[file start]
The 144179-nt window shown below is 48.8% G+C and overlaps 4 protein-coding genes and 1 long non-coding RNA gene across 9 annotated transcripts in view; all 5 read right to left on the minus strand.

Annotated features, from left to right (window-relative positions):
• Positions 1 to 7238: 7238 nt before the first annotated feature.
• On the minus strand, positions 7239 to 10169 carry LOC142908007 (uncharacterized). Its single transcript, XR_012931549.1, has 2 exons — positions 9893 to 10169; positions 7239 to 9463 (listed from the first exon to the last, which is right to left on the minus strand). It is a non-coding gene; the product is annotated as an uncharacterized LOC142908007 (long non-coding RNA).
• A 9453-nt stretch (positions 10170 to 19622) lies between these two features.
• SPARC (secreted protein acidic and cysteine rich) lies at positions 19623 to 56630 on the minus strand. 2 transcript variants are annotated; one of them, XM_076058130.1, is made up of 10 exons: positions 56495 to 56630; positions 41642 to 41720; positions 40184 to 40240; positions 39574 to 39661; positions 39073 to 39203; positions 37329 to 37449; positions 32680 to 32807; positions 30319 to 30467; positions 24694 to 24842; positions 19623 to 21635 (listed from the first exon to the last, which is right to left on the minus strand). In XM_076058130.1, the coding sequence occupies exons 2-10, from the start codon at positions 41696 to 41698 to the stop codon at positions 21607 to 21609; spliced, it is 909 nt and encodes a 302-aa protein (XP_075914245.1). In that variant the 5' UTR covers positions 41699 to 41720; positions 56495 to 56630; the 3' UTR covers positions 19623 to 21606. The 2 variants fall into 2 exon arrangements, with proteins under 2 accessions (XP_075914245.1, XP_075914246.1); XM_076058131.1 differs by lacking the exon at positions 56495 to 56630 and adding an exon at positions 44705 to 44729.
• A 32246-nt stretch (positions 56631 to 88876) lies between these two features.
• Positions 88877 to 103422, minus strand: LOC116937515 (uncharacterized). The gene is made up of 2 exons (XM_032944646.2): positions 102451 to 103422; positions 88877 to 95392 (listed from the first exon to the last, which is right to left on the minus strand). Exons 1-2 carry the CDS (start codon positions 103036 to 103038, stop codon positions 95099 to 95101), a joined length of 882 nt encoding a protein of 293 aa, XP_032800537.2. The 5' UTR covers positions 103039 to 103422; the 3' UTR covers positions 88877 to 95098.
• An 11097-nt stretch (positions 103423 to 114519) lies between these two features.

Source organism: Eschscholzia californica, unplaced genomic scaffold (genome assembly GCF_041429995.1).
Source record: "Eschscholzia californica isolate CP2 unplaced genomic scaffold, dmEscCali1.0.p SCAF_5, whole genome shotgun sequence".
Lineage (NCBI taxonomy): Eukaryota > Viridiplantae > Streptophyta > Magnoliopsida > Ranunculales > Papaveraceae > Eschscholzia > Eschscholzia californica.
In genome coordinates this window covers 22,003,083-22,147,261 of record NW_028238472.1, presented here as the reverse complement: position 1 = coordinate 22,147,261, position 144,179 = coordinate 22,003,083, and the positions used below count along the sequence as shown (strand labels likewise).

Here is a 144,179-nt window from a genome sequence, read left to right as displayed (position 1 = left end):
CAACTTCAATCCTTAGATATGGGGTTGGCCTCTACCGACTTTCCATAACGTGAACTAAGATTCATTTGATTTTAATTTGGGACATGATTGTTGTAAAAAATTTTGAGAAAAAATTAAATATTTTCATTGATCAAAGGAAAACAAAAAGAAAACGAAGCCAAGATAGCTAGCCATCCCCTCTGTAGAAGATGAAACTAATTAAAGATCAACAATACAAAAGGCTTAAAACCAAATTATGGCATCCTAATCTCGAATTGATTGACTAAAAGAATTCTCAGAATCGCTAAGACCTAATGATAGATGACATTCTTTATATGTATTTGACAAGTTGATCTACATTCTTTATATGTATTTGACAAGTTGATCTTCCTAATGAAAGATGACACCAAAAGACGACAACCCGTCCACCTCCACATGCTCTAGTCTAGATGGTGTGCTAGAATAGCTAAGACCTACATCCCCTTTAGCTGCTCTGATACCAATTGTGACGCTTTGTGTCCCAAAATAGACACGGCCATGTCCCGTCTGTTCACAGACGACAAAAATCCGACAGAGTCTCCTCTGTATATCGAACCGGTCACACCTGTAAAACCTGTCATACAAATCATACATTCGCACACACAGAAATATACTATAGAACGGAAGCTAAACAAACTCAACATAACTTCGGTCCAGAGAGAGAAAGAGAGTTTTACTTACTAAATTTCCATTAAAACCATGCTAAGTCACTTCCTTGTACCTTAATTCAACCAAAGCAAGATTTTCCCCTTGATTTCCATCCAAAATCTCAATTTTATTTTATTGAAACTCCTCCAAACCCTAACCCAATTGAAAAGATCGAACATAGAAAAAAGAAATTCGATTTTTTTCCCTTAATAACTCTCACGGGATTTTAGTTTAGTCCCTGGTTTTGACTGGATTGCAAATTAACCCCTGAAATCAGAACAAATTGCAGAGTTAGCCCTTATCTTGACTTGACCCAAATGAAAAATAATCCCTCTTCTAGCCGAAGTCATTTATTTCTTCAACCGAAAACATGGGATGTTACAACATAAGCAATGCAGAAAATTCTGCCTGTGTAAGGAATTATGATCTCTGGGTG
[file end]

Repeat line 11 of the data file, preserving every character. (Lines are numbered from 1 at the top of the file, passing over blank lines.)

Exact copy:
Source record: "Eschscholzia californica isolate CP2 unplaced genomic scaffold, dmEscCali1.0.p SCAF_5, whole genome shotgun sequence".